Teenagers’ Takes on Impeachment


Amanda Brandenburg, Editor-in-Chief

It is not uncommon for teenagers to be oblivious of the political aspects of our country. Recently, the impeachment of 45th president of the United States, Donald J. Trump, has been covered on all forms of media in some shape or form. So, how are today’s teenagers staying informed? What about the impeachment are they understanding from social media? 

My first interview was with a twelfth-grade girl that associated with the Republican party, but not Trump. “No, I don’t know what Impeachment means, well,  kinda. I know he would not be president anymore, but that is all I know, but I don’t know how it would happen. I don’t know what they are charging him with or what it would do to Trump if he isn’t removed [from office].” 

When asked about where she gets her news information from, and her take on teenagers understanding the impeachment, she responded, “From being on snapchat – it’s called Stay Tuned, Instagram, and News 12 or Fox News. I don’t think teenagers know that much or anything at all because nobody really watches the news anymore or really care what is going on.”

My second interview was with another twelfth-grade girl that associates with the Democratic party. When asked the same questions about impeachment, she responded, “Yes, I know the impeachment doesn’t mean that Trump is officially out of office, I’m aware that he’s in trouble. What I can tell you [about the impeachment]  is that Trump has been in trouble with the Democrats leaving them wanting to impeach trump – it doesn’t necessarily mean he’s out of office – it’s like a warning to him. I know he was charged with obstruction of congress and abuse of power. A question I have about the impeachment is if he will be taken out of office- only time will tell.”

When asked about news information and other teenagers understanding what is going on, she responded, “I get my information from my journalism teacher and social media, like Twitter. I feel like a lot of teenagers thought he was out of office and that he is no longer our president, but it’s not like that at all – I think they just got the wrong idea and need to do more research on it.”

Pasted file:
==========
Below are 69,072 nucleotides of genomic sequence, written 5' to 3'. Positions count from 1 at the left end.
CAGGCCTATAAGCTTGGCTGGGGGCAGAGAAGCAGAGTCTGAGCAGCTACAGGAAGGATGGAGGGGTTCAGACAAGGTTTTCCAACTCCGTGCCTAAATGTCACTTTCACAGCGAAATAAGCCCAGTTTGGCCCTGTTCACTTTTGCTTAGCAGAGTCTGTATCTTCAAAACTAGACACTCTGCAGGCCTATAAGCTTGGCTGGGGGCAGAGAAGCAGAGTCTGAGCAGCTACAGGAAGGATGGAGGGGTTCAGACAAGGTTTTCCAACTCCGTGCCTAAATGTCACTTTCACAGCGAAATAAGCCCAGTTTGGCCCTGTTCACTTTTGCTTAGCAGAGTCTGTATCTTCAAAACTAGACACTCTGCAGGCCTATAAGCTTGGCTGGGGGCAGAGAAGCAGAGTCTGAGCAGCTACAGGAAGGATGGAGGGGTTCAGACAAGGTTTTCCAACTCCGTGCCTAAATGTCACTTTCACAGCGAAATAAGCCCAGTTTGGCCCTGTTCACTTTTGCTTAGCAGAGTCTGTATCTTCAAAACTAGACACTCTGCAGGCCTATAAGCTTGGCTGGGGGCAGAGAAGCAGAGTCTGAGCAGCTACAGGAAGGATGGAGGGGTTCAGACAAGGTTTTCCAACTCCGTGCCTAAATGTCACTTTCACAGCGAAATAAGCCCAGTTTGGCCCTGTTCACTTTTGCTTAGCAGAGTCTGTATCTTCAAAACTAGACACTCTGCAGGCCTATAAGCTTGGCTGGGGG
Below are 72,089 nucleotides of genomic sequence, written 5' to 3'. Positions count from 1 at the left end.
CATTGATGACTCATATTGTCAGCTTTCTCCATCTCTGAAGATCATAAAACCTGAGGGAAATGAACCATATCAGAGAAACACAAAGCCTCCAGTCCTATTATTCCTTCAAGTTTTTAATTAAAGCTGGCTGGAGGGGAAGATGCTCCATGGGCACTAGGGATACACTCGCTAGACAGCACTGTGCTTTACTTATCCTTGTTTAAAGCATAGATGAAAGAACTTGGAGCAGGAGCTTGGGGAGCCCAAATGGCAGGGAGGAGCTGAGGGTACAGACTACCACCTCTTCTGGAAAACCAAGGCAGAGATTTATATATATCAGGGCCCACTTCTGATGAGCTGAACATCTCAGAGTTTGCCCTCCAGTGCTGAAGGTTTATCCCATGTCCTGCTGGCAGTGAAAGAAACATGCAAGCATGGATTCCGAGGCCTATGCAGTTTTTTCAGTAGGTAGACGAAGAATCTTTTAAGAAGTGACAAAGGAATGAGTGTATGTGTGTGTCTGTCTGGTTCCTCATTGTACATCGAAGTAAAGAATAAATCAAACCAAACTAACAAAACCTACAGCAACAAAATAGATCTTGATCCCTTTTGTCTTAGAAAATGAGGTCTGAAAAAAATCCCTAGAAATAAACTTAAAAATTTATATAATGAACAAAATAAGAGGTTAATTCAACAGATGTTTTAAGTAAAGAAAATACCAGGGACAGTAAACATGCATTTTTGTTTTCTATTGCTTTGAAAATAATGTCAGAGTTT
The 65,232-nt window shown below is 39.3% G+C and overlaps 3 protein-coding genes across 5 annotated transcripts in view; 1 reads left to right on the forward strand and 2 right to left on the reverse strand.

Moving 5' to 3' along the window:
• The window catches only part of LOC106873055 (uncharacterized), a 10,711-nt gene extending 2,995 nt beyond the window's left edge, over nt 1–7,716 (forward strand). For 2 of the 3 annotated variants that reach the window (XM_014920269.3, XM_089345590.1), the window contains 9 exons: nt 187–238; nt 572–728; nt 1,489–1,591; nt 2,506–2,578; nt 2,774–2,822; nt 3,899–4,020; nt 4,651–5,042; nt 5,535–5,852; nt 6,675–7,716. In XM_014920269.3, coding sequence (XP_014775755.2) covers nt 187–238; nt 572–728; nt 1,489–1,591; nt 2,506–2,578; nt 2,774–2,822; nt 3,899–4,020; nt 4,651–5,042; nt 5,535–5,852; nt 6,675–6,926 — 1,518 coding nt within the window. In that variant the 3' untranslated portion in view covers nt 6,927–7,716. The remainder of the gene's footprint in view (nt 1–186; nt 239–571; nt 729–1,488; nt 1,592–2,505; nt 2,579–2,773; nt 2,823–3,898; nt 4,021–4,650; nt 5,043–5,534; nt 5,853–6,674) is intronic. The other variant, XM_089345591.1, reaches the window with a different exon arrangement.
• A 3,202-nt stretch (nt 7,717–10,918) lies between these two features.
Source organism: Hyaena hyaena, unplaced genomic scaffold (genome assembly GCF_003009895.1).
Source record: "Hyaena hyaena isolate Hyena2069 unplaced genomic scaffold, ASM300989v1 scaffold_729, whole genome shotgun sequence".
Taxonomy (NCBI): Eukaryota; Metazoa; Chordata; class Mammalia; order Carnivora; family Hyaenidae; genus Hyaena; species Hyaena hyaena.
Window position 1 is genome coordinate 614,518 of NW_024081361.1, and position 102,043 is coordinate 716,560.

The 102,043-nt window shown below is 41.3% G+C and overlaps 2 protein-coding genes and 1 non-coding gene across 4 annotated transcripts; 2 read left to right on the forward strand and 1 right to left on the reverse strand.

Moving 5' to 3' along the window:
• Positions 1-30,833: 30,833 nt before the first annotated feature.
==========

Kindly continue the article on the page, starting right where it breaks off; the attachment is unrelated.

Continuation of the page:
In another interview, I asked a tenth-grade girl who associates herself with the Democratic party, she answered, “I don’t really know [what impeachment is], but it means that the president is in the office, but not ‘in’ the office. I know Trump got impeached, but we don’t know if he’s still going to be president, it still has to go to trial, and we should be finding out soon. I don’t know what they’re charging him with. I don’t have any questions because it doesn’t affect my everyday life so I don’t really care – I should care, but I don’t.”

When asked about the news and what she thinks other teenagers know, she answered,  “I get my news from my friends or TikTok. I learn a lot from TikTok, not gonna lie. I think people think they understand [what is going on with the impeachment], but people in my age range really know what is going on besides a handful of people.”

In my final interview, I asked a nineteen-year-old boy who associates with the Republican party, he responded, “Yes, I do know about the impeachment. I’m pretty sure that he was impeached by the House and still has to go through the Senate which means he is still the president and in office. I know he was charged with ‘abuse of power’. I don’t really know what this will do to Trump. I feel like if he would be removed, he would be pardoned by Pence.”

Regarding the news and what he thinks other teenagers know, he answered, “I mostly get news from social media. I try to stay away from news networks because they are very negative with any situation, and also podcasts. I feel like not a lot of teenagers today actually know government. They usually only see one side of it, doesn’t matter which, and go with it. To know about the government you need to understand all parties and put yourself in their shoes and try to understand why they believe that. I don’t have any questions, but I feel like he’s not gonna actually get removed, but that’s just me though.”

How each individual processes the information they have read or heard is completely unique to each person’s beliefs and interests. Despite their different views, it is important to stay informed on what is going on in the world around you. The issue of ignorance is important to fix especially since many high school students are approaching the age to vote. Without knowledge of what is going on in our government, they won’t be able to make a choice with good judgement. A quick fix could be to download a news app or follow news companies on twitter. Reading a quick caption or notification can provide you with more information than not to read anything at all. It is important to be educated on politics to understand what you want to support and who you want to represent you in the future.